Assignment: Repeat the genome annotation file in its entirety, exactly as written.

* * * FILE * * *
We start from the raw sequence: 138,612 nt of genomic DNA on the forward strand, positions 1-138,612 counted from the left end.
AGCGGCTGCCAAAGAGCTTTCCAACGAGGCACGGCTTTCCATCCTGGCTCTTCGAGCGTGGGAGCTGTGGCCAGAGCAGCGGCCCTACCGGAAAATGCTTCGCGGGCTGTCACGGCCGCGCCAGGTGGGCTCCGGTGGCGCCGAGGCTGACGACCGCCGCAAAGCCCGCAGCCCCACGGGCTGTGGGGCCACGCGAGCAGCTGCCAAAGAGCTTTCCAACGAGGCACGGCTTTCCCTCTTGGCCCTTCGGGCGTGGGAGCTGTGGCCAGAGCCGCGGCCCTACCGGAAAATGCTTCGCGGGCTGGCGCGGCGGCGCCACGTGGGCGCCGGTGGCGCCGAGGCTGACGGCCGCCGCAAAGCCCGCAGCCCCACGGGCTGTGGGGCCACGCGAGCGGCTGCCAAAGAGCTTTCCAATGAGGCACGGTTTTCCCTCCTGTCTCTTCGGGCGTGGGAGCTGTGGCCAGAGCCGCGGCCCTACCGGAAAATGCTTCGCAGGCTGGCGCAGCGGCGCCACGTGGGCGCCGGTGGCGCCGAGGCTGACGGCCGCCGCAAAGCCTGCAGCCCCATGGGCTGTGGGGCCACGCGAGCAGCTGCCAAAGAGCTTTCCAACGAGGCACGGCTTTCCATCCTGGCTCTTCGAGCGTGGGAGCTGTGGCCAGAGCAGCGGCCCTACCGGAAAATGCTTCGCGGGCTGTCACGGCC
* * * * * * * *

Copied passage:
We start from the raw sequence: 138,612 nt of genomic DNA on the forward strand, positions 1-138,612 counted from the left end.
AGCGGCTGCCAAAGAGCTTTCCAACGAGGCACGGCTTTCCATCCTGGCTCTTCGAGCGTGGGAGCTGTGGCCAGAGCAGCGGCCCTACCGGAAAATGCTTCGCGGGCTGTCACGGCCGCGCCAGGTGGGCTCCGGTGGCGCCGAGGCTGACGACCGCCGCAAAGCCCGCAGCCCCACGGGCTGTGGGGCCACGCGAGCAGCTGCCAAAGAGCTTTCCAACGAGGCACGGCTTTCCCTCTTGGCCCTTCGGGCGTGGGAGCTGTGGCCAGAGCCGCGGCCCTACCGGAAAATGCTTCGCGGGCTGGCGCGGCGGCGCCACGTGGGCGCCGGTGGCGCCGAGGCTGACGGCCGCCGCAAAGCCCGCAGCCCCACGGGCTGTGGGGCCACGCGAGCGGCTGCCAAAGAGCTTTCCAATGAGGCACGGTTTTCCCTCCTGTCTCTTCGGGCGTGGGAGCTGTGGCCAGAGCCGCGGCCCTACCGGAAAATGCTTCGCAGGCTGGCGCAGCGGCGCCACGTGGGCGCCGGTGGCGCCGAGGCTGACGGCCGCCGCAAAGCCTGCAGCCCCATGGGCTGTGGGGCCACGCGAGCAGCTGCCAAAGAGCTTTCCAACGAGGCACGGCTTTCCATCCTGGCTCTTCGAGCGTGGGAGCTGTGGCCAGAGCAGCGGCCCTACCGGAAAATGCTTCGCGGGCTGTCACGGCC